Monday, 21 November 2016

Giernas Grins

The First Trans-Continental Expedition has found a hostile settlement on the far side of the North American continent and plans to do something about it:

"Giernas started to nod, then froze. A thought struck him, like the sun rising early over the low distant line of the Sierras to the east. Slowly, he began to grin."
-SM Stirling, On The Oceans Of Eternity (New York, 2000), Chapter Nine, p. 165.

Here ends the chapter. We notice that:

starting to perform a physical action, then freezing, are familiar signs of a moment of realization;

we recognize the sign before we are told that a thought struck Giernas;

we appreciate the colorful comparison of the thought's arrival with the rising sun;

we know that we will not be told what he thought until we see him putting it into effect;

he had nodded when told that the enemy would soon collect their tribute and that some local tribes would serve them in order to receive vaccination - this should give us some clues as to what Giernas thought, but it won't.

All will become clear when the author decides to tell us. Meanwhile, it is good to know that Giernas is confident of turning the tables on a formidable enemy. Stirling writes scarier villains than anyone else.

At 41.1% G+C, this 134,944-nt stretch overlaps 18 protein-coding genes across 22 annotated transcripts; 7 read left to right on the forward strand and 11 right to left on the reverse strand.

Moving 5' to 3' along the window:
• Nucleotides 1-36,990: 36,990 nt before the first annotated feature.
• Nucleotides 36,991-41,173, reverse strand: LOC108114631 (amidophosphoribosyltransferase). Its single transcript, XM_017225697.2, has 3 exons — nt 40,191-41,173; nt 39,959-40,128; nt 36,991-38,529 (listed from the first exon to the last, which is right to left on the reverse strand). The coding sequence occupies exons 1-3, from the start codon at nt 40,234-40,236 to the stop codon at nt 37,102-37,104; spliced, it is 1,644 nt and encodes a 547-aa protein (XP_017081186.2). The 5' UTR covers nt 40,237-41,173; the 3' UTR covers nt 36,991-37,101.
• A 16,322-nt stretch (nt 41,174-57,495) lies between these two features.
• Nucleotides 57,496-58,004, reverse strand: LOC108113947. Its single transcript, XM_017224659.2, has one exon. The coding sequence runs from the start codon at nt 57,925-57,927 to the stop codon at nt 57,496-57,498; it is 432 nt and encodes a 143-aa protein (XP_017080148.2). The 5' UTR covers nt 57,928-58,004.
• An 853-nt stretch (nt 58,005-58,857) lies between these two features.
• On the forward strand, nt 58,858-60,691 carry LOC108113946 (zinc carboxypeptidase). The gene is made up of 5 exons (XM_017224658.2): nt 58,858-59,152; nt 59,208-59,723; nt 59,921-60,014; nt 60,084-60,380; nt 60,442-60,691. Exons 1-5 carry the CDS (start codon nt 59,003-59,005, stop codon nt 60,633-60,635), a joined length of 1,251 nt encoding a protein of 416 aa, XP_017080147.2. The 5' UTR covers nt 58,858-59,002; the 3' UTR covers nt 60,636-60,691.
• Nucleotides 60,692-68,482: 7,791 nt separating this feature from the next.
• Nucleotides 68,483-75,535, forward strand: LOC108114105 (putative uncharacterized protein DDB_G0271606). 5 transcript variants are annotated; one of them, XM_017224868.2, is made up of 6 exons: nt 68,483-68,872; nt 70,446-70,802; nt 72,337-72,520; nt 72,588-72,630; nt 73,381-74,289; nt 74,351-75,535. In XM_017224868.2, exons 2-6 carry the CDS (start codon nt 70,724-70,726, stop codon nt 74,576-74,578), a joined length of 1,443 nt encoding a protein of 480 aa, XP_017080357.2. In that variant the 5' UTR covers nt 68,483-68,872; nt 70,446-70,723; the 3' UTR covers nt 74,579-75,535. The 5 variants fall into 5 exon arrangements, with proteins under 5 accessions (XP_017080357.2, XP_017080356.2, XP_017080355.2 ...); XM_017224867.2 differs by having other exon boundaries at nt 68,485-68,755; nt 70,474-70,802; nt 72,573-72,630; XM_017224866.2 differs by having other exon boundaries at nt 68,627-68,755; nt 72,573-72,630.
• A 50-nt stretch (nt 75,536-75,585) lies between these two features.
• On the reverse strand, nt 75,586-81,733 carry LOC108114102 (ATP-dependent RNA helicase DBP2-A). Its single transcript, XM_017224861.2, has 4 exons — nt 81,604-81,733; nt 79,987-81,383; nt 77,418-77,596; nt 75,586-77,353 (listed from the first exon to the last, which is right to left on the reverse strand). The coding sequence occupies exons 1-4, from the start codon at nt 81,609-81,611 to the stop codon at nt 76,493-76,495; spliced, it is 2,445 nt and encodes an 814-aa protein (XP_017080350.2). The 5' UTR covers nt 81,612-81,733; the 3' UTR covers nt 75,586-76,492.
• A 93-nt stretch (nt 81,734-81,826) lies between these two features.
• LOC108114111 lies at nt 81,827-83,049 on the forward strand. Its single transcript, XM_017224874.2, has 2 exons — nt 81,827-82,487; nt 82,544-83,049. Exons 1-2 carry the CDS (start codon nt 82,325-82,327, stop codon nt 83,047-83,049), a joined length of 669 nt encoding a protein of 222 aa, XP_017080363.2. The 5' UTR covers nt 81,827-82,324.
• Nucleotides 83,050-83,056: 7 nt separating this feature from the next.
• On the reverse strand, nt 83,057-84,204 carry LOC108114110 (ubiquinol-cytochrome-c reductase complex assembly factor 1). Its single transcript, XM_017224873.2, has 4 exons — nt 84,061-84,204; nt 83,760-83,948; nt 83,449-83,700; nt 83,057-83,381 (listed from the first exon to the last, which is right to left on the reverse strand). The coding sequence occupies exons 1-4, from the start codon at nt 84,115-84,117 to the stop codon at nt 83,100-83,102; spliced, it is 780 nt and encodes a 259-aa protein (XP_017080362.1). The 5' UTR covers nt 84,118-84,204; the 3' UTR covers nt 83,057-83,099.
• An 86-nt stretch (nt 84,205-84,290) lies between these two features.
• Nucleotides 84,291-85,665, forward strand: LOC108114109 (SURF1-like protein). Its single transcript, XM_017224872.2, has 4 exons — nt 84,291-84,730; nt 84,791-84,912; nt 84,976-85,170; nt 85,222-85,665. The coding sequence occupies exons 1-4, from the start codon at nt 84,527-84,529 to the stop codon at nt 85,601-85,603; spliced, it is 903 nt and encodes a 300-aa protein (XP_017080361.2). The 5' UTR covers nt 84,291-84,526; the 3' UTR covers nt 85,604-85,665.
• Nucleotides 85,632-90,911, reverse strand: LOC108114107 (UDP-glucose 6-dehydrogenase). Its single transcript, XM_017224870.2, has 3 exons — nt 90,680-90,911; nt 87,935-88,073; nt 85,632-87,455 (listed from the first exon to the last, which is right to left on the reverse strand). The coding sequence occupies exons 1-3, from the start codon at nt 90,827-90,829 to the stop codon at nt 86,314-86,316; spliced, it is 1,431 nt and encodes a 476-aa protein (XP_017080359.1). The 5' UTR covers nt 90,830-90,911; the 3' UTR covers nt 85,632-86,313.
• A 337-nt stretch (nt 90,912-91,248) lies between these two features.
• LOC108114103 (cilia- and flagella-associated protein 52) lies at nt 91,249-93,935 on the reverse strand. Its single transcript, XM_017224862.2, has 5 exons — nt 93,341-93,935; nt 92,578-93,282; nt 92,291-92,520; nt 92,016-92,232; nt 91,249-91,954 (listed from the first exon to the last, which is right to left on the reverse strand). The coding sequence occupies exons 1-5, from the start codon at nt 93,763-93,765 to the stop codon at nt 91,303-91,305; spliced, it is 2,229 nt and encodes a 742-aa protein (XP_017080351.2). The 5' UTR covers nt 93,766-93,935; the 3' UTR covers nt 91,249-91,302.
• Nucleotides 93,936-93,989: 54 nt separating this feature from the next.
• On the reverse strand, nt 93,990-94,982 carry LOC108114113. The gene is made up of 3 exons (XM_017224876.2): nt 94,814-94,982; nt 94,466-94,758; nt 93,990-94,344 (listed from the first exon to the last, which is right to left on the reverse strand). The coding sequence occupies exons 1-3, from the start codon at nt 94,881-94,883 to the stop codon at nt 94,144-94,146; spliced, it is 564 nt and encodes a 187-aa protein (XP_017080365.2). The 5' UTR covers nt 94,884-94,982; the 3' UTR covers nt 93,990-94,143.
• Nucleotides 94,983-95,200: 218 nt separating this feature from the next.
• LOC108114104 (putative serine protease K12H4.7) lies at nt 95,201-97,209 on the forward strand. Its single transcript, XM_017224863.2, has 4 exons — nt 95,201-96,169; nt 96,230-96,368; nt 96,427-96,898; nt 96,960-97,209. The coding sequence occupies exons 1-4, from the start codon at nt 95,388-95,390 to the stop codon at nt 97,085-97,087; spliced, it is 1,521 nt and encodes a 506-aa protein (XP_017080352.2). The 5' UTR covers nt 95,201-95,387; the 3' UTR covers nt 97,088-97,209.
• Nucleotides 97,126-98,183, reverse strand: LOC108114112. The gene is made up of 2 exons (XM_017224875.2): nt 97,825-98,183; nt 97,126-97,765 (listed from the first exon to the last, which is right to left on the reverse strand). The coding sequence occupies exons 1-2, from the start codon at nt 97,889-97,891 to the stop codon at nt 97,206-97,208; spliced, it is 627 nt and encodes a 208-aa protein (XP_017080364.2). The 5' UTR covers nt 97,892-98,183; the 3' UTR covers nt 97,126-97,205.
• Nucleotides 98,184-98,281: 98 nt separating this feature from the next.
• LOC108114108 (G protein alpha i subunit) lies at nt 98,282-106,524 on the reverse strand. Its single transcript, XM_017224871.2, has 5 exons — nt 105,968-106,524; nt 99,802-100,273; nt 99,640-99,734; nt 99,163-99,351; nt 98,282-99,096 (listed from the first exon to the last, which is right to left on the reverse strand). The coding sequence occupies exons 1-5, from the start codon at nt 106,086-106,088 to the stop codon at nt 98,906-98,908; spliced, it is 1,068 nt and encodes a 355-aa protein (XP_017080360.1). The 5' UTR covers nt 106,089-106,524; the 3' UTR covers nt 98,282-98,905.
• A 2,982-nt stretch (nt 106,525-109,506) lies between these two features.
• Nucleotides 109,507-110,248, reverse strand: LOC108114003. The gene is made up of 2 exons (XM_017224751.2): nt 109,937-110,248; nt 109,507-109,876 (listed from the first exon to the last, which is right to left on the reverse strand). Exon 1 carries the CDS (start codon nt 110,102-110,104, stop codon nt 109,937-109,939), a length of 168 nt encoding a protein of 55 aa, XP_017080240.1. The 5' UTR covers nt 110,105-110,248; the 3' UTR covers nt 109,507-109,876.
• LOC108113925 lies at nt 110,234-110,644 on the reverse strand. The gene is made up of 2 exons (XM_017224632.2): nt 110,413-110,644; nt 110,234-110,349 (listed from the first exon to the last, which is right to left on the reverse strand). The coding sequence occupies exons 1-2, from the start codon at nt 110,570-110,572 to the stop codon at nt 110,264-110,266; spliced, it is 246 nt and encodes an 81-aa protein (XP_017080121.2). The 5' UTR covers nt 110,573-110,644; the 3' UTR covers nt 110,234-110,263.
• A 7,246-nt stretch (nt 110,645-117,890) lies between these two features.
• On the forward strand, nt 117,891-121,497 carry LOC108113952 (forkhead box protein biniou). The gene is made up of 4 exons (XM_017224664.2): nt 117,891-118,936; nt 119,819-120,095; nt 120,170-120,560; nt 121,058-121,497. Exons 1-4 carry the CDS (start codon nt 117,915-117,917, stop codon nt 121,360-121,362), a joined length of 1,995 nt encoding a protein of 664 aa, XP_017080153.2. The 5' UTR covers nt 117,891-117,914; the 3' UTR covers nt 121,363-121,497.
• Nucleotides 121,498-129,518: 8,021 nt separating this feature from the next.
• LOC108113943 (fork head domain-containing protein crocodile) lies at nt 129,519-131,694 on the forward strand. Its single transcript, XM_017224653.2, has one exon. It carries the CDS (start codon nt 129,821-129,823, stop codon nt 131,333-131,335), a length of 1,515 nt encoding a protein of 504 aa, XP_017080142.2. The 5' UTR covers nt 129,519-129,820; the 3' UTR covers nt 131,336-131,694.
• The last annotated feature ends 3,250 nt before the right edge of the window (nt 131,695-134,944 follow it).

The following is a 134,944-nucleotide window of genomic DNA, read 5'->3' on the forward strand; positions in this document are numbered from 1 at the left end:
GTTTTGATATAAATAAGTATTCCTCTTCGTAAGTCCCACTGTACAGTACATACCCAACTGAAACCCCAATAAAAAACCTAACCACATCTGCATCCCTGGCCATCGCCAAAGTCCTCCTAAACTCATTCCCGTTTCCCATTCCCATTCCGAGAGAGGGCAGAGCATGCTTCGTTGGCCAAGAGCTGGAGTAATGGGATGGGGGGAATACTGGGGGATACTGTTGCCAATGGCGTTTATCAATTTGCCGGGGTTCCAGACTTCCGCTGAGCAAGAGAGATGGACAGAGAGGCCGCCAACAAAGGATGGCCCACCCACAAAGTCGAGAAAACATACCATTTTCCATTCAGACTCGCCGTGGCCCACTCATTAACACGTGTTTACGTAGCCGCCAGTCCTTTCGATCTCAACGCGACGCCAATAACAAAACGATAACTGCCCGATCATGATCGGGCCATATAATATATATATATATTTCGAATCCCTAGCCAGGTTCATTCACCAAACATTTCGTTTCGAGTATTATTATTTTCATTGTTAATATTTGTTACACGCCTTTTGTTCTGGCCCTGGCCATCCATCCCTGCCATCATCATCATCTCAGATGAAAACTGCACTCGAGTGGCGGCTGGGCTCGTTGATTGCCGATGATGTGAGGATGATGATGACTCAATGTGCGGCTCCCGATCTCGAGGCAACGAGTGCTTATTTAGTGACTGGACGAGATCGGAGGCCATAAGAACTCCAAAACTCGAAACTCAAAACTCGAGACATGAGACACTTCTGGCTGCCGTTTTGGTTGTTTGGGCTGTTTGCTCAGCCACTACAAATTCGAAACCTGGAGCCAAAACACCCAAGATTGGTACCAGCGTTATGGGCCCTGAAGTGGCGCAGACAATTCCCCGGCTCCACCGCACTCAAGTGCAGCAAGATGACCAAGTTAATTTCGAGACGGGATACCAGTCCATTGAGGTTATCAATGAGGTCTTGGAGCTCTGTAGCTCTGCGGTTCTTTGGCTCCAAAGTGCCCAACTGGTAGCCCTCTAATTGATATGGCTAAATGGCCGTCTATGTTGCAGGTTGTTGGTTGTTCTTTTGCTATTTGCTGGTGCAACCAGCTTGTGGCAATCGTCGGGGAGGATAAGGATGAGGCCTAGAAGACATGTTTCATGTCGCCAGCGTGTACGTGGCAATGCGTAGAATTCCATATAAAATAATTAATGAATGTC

Sean M. Brooks said...

Kaor, Paul!

One thing I'm finding a bit hard to accept in Stirling's Nantucket books is how the Nantucketers keep WINNING every major battle with their enemies, either the Tartessians or William Walker (in Alba). I can't help but think that in real life these wars would show more mixed results, with both sides winning or losing major battles

I think I can see why Stirling did it that way, however. Stretched THIN as they were, any major defeat Nantucket suffered might very likely have been fatal to it. Because there would be a cascade of effects springing from that defeat. Even so, I found it some what implausible.


S.M. Stirling said...

It's more or less based on 18th and 19th-century European colonial experiences.

Those -did- include some nasty reverses, but not many. It wasn't simply a matter of weapons, though those were occasionally important.

But, eg., in the Sikh Wars in India in the 1840's, the Sikh Khasla (army) of the Punjab was equipped with the same weapons as the British, made to their patterns in the Lahore arsenal.

The Sikh formations had been trained by excellent European mercenaries under Ranjeet Singh's modernization program, and European observers universally said that they maneuvered just as well as the East India Company's troops and were as disciplined; they also fought with desperate courage (and had more heavy artillery than the Company's army).

They lost because the weapons and organization were plastered onto a politico-military-administrative system that was several iterations more primitive than the EIC's -- for example, the Sikh government could never scrape up the money to pay its troops regularly, and had to let them plunder its own territory.

And important elements at the Lahore court may well have betrayed their own army simply because they were afraid of it.